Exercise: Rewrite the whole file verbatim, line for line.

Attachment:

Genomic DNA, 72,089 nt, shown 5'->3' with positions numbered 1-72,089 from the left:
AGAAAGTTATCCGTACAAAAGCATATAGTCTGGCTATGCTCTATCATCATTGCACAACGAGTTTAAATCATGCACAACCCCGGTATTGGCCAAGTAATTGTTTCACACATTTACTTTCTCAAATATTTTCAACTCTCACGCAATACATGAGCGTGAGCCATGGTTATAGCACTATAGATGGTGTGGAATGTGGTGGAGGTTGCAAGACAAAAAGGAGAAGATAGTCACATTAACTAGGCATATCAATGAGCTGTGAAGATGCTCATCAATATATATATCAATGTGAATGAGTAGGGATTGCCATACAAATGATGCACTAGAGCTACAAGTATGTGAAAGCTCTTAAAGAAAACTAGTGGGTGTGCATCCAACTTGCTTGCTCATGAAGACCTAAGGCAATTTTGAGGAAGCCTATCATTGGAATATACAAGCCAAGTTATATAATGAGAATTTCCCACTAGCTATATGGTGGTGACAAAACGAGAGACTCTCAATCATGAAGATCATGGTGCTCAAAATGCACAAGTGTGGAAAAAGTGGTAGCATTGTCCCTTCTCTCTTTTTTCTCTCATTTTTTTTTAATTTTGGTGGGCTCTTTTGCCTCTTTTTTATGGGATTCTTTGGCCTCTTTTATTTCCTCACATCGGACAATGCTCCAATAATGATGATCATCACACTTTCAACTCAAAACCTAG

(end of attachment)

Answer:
Genomic DNA, 72,089 nt, shown 5'->3' with positions numbered 1-72,089 from the left:
AGAAAGTTATCCGTACAAAAGCATATAGTCTGGCTATGCTCTATCATCATTGCACAACGAGTTTAAATCATGCACAACCCCGGTATTGGCCAAGTAATTGTTTCACACATTTACTTTCTCAAATATTTTCAACTCTCACGCAATACATGAGCGTGAGCCATGGTTATAGCACTATAGATGGTGTGGAATGTGGTGGAGGTTGCAAGACAAAAAGGAGAAGATAGTCACATTAACTAGGCATATCAATGAGCTGTGAAGATGCTCATCAATATATATATCAATGTGAATGAGTAGGGATTGCCATACAAATGATGCACTAGAGCTACAAGTATGTGAAAGCTCTTAAAGAAAACTAGTGGGTGTGCATCCAACTTGCTTGCTCATGAAGACCTAAGGCAATTTTGAGGAAGCCTATCATTGGAATATACAAGCCAAGTTATATAATGAGAATTTCCCACTAGCTATATGGTGGTGACAAAACGAGAGACTCTCAATCATGAAGATCATGGTGCTCAAAATGCACAAGTGTGGAAAAAGTGGTAGCATTGTCCCTTCTCTCTTTTTTCTCTCATTTTTTTTTAATTTTGGTGGGCTCTTTTGCCTCTTTTTTATGGGATTCTTTGGCCTCTTTTATTTCCTCACATCGGACAATGCTCCAATAATGATGATCATCACACTTTCAACTCAAAACCTAG